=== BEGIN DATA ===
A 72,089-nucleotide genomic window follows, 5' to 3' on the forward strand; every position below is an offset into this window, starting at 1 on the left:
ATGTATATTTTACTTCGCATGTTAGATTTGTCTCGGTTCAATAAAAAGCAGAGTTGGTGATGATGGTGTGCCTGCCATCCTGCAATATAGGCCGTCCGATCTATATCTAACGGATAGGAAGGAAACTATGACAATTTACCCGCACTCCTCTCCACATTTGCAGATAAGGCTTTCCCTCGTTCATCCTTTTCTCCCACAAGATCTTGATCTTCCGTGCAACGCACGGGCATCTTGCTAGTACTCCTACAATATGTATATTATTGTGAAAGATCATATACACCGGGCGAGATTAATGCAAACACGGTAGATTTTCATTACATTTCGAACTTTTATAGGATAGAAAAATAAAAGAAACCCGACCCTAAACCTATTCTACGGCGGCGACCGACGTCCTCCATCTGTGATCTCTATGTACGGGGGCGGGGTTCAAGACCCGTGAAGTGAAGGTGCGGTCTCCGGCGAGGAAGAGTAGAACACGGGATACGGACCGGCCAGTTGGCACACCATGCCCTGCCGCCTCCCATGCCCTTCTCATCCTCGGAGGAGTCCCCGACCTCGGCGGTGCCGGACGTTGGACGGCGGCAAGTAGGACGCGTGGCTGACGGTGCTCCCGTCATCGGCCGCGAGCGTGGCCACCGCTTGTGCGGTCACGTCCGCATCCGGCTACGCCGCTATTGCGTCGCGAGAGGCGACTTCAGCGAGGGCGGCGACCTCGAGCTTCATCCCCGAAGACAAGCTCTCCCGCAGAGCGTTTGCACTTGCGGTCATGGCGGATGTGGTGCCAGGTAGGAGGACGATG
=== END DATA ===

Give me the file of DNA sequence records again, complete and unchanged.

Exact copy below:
A 72,089-nucleotide genomic window follows, 5' to 3' on the forward strand; every position below is an offset into this window, starting at 1 on the left:
ATGTATATTTTACTTCGCATGTTAGATTTGTCTCGGTTCAATAAAAAGCAGAGTTGGTGATGATGGTGTGCCTGCCATCCTGCAATATAGGCCGTCCGATCTATATCTAACGGATAGGAAGGAAACTATGACAATTTACCCGCACTCCTCTCCACATTTGCAGATAAGGCTTTCCCTCGTTCATCCTTTTCTCCCACAAGATCTTGATCTTCCGTGCAACGCACGGGCATCTTGCTAGTACTCCTACAATATGTATATTATTGTGAAAGATCATATACACCGGGCGAGATTAATGCAAACACGGTAGATTTTCATTACATTTCGAACTTTTATAGGATAGAAAAATAAAAGAAACCCGACCCTAAACCTATTCTACGGCGGCGACCGACGTCCTCCATCTGTGATCTCTATGTACGGGGGCGGGGTTCAAGACCCGTGAAGTGAAGGTGCGGTCTCCGGCGAGGAAGAGTAGAACACGGGATACGGACCGGCCAGTTGGCACACCATGCCCTGCCGCCTCCCATGCCCTTCTCATCCTCGGAGGAGTCCCCGACCTCGGCGGTGCCGGACGTTGGACGGCGGCAAGTAGGACGCGTGGCTGACGGTGCTCCCGTCATCGGCCGCGAGCGTGGCCACCGCTTGTGCGGTCACGTCCGCATCCGGCTACGCCGCTATTGCGTCGCGAGAGGCGACTTCAGCGAGGGCGGCGACCTCGAGCTTCATCCCCGAAGACAAGCTCTCCCGCAGAGCGTTTGCACTTGCGGTCATGGCGGATGTGGTGCCAGGTAGGAGGACGATG